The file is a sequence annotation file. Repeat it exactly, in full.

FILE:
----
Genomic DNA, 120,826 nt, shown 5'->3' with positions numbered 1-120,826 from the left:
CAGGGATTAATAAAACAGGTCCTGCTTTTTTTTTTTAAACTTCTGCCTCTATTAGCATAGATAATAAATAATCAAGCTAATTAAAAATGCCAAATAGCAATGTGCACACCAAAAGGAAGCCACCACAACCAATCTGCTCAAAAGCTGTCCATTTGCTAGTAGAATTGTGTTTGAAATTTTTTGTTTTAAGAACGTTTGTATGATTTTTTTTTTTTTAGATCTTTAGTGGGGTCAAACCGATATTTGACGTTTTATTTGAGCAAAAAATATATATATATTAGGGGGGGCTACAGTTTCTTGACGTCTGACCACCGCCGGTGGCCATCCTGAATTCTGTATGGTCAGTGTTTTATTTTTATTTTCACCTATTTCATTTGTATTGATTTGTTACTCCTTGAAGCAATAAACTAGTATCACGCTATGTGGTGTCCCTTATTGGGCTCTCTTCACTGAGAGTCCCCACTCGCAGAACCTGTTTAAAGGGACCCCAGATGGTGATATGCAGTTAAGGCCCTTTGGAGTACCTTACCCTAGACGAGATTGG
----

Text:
Genomic DNA, 120,826 nt, shown 5'->3' with positions numbered 1-120,826 from the left:
CAGGGATTAATAAAACAGGTCCTGCTTTTTTTTTTTAAACTTCTGCCTCTATTAGCATAGATAATAAATAATCAAGCTAATTAAAAATGCCAAATAGCAATGTGCACACCAAAAGGAAGCCACCACAACCAATCTGCTCAAAAGCTGTCCATTTGCTAGTAGAATTGTGTTTGAAATTTTTTGTTTTAAGAACGTTTGTATGATTTTTTTTTTTTTAGATCTTTAGTGGGGTCAAACCGATATTTGACGTTTTATTTGAGCAAAAAATATATATATATTAGGGGGGGCTACAGTTTCTTGACGTCTGACCACCGCCGGTGGCCATCCTGAATTCTGTATGGTCAGTGTTTTATTTTTATTTTCACCTATTTCATTTGTATTGATTTGTTACTCCTTGAAGCAATAAACTAGTATCACGCTATGTGGTGTCCCTTATTGGGCTCTCTTCACTGAGAGTCCCCACTCGCAGAACCTGTTTAAAGGGACCCCAGATGGTGATATGCAGTTAAGGCCCTTTGGAGTACCTTACCCTAGACGAGATTGG